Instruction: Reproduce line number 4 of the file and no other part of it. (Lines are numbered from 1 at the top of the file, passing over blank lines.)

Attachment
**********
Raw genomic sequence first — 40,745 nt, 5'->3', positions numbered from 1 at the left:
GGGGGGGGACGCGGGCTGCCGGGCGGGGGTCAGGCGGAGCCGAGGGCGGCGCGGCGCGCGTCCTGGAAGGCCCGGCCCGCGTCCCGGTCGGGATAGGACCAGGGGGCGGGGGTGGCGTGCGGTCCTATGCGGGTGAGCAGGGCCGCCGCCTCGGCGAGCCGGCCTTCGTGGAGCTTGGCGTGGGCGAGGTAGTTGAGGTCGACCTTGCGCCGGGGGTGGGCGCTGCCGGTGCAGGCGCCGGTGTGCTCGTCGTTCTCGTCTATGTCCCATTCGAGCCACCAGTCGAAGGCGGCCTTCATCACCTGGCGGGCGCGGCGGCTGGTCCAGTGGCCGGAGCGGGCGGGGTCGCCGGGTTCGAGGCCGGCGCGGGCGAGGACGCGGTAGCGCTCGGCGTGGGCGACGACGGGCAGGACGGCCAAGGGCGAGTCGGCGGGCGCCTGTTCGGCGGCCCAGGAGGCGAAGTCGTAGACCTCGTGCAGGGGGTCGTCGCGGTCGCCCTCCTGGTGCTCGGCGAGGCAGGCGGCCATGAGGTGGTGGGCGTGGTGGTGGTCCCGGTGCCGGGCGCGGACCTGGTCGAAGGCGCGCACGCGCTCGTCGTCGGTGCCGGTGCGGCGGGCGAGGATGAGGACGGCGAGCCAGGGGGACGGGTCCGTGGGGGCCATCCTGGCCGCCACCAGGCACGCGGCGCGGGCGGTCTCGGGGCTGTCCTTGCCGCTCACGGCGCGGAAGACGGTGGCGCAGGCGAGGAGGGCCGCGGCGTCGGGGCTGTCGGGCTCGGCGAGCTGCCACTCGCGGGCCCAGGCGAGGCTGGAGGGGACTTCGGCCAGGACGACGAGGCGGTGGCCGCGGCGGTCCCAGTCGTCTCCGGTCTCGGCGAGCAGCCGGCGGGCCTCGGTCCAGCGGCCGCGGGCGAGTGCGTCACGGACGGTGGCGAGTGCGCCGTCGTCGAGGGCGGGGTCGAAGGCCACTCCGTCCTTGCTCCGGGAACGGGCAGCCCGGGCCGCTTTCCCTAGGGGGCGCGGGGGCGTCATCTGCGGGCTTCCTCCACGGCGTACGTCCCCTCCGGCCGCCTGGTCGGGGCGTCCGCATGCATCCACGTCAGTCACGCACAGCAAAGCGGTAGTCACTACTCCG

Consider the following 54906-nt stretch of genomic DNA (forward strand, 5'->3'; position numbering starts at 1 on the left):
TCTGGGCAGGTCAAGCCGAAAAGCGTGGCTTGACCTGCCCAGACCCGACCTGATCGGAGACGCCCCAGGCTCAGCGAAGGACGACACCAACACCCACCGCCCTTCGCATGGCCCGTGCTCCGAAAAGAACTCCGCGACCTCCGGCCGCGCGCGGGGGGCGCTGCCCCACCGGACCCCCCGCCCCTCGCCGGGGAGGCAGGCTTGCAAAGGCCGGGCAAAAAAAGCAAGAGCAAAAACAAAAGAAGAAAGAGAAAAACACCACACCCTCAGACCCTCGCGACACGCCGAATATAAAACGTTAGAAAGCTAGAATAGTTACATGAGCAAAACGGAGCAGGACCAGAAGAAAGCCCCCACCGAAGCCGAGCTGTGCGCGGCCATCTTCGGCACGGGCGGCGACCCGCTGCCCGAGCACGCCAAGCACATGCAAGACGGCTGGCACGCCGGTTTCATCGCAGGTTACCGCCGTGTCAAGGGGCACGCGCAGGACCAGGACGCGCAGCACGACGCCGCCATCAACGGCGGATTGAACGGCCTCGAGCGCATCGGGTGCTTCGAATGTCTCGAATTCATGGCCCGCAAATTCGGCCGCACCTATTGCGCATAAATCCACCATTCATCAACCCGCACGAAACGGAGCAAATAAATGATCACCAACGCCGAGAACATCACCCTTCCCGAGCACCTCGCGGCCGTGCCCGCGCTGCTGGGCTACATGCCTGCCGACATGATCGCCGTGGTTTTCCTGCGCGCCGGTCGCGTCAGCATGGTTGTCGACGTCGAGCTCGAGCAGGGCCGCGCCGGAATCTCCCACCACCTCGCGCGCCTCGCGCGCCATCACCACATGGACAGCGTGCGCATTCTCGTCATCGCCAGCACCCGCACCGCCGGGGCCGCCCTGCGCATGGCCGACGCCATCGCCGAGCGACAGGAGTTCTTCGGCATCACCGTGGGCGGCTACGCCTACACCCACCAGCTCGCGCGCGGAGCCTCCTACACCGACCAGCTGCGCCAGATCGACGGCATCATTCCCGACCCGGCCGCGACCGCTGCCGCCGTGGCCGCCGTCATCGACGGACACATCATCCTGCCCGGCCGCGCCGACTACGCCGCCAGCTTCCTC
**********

TCTGGGCAGGTCAAGCCGAAAAGCGTGGCTTGACCTGCCCAGACCCGACCTGATCGGAGACGCCCCAGGCTCAGCGAAGGACGACACCAACACCCACCGCCCTTCGCATGGCCCGTGCTCCGAAAAGAACTCCGCGACCTCCGGCCGCGCGCGGGGGGCGCTGCCCCACCGGACCCCCCGCCCCTCGCCGGGGAGGCAGGCTTGCAAAGGCCGGGCAAAAAAAGCAAGAGCAAAAACAAAAGAAGAAAGAGAAAAACACCACACCCTCAGACCCTCGCGACACGCCGAATATAAAACGTTAGAAAGCTAGAATAGTTACATGAGCAAAACGGAGCAGGACCAGAAGAAAGCCCCCACCGAAGCCGAGCTGTGCGCGGCCATCTTCGGCACGGGCGGCGACCCGCTGCCCGAGCACGCCAAGCACATGCAAGACGGCTGGCACGCCGGTTTCATCGCAGGTTACCGCCGTGTCAAGGGGCACGCGCAGGACCAGGACGCGCAGCACGACGCCGCCATCAACGGCGGATTGAACGGCCTCGAGCGCATCGGGTGCTTCGAATGTCTCGAATTCATGGCCCGCAAATTCGGCCGCACCTATTGCGCATAAATCCACCATTCATCAACCCGCACGAAACGGAGCAAATAAATGATCACCAACGCCGAGAACATCACCCTTCCCGAGCACCTCGCGGCCGTGCCCGCGCTGCTGGGCTACATGCCTGCCGACATGATCGCCGTGGTTTTCCTGCGCGCCGGTCGCGTCAGCATGGTTGTCGACGTCGAGCTCGAGCAGGGCCGCGCCGGAATCTCCCACCACCTCGCGCGCCTCGCGCGCCATCACCACATGGACAGCGTGCGCATTCTCGTCATCGCCAGCACCCGCACCGCCGGGGCCGCCCTGCGCATGGCCGACGCCATCGCCGAGCGACAGGAGTTCTTCGGCATCACCGTGGGCGGCTACGCCTACACCCACCAGCTCGCGCGCGGAGCCTCCTACACCGACCAGCTGCGCCAGATCGACGGCATCATTCCCGACCCGGCCGCGACCGCTGCCGCCGTGGCCGCCGTCATCGACGGACACATCATCCTGCCCGGCCGCGCCGACTACGCCGCCAGCTTCCTC